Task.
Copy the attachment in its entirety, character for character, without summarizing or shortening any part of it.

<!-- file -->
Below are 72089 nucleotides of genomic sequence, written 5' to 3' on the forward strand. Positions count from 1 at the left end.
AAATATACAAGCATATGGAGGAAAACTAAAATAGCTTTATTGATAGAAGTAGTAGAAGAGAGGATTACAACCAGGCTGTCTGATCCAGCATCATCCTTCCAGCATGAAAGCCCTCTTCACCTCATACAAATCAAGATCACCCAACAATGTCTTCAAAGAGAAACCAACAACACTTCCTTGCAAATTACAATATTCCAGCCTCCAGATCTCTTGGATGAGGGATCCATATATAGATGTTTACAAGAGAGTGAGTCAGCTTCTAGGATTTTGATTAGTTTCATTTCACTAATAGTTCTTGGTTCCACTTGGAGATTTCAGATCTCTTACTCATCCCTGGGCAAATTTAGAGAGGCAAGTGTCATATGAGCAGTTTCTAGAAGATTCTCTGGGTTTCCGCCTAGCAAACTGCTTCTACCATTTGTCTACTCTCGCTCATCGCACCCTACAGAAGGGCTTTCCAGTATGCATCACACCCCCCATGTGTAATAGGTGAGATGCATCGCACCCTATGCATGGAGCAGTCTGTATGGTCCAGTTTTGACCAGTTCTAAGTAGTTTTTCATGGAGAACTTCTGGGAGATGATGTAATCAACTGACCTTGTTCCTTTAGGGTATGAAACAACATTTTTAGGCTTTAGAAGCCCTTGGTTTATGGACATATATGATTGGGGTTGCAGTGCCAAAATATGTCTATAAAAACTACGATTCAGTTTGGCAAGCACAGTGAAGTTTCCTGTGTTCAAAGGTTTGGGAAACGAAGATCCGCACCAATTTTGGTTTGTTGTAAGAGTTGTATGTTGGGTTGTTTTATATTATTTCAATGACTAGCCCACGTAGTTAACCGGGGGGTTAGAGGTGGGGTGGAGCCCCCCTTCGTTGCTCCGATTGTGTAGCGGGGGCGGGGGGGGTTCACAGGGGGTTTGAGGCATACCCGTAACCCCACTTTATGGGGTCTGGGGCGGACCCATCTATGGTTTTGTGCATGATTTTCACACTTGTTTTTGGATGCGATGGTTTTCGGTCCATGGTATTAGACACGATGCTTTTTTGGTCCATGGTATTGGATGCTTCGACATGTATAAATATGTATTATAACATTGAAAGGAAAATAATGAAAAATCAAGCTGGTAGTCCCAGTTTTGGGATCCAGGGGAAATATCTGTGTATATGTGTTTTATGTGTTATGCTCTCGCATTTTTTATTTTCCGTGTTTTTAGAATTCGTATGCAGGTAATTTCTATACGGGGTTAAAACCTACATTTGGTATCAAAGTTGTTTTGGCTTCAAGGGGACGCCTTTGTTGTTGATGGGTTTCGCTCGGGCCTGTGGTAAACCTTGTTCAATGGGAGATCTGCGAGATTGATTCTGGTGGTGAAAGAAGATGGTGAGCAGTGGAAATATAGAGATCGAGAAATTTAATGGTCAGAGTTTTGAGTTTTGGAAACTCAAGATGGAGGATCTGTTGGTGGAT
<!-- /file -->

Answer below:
Below are 72089 nucleotides of genomic sequence, written 5' to 3' on the forward strand. Positions count from 1 at the left end.
AAATATACAAGCATATGGAGGAAAACTAAAATAGCTTTATTGATAGAAGTAGTAGAAGAGAGGATTACAACCAGGCTGTCTGATCCAGCATCATCCTTCCAGCATGAAAGCCCTCTTCACCTCATACAAATCAAGATCACCCAACAATGTCTTCAAAGAGAAACCAACAACACTTCCTTGCAAATTACAATATTCCAGCCTCCAGATCTCTTGGATGAGGGATCCATATATAGATGTTTACAAGAGAGTGAGTCAGCTTCTAGGATTTTGATTAGTTTCATTTCACTAATAGTTCTTGGTTCCACTTGGAGATTTCAGATCTCTTACTCATCCCTGGGCAAATTTAGAGAGGCAAGTGTCATATGAGCAGTTTCTAGAAGATTCTCTGGGTTTCCGCCTAGCAAACTGCTTCTACCATTTGTCTACTCTCGCTCATCGCACCCTACAGAAGGGCTTTCCAGTATGCATCACACCCCCCATGTGTAATAGGTGAGATGCATCGCACCCTATGCATGGAGCAGTCTGTATGGTCCAGTTTTGACCAGTTCTAAGTAGTTTTTCATGGAGAACTTCTGGGAGATGATGTAATCAACTGACCTTGTTCCTTTAGGGTATGAAACAACATTTTTAGGCTTTAGAAGCCCTTGGTTTATGGACATATATGATTGGGGTTGCAGTGCCAAAATATGTCTATAAAAACTACGATTCAGTTTGGCAAGCACAGTGAAGTTTCCTGTGTTCAAAGGTTTGGGAAACGAAGATCCGCACCAATTTTGGTTTGTTGTAAGAGTTGTATGTTGGGTTGTTTTATATTATTTCAATGACTAGCCCACGTAGTTAACCGGGGGGTTAGAGGTGGGGTGGAGCCCCCCTTCGTTGCTCCGATTGTGTAGCGGGGGCGGGGGGGGTTCACAGGGGGTTTGAGGCATACCCGTAACCCCACTTTATGGGGTCTGGGGCGGACCCATCTATGGTTTTGTGCATGATTTTCACACTTGTTTTTGGATGCGATGGTTTTCGGTCCATGGTATTAGACACGATGCTTTTTTGGTCCATGGTATTGGATGCTTCGACATGTATAAATATGTATTATAACATTGAAAGGAAAATAATGAAAAATCAAGCTGGTAGTCCCAGTTTTGGGATCCAGGGGAAATATCTGTGTATATGTGTTTTATGTGTTATGCTCTCGCATTTTTTATTTTCCGTGTTTTTAGAATTCGTATGCAGGTAATTTCTATACGGGGTTAAAACCTACATTTGGTATCAAAGTTGTTTTGGCTTCAAGGGGACGCCTTTGTTGTTGATGGGTTTCGCTCGGGCCTGTGGTAAACCTTGTTCAATGGGAGATCTGCGAGATTGATTCTGGTGGTGAAAGAAGATGGTGAGCAGTGGAAATATAGAGATCGAGAAATTTAATGGTCAGAGTTTTGAGTTTTGGAAACTCAAGATGGAGGATCTGTTGGTGGAT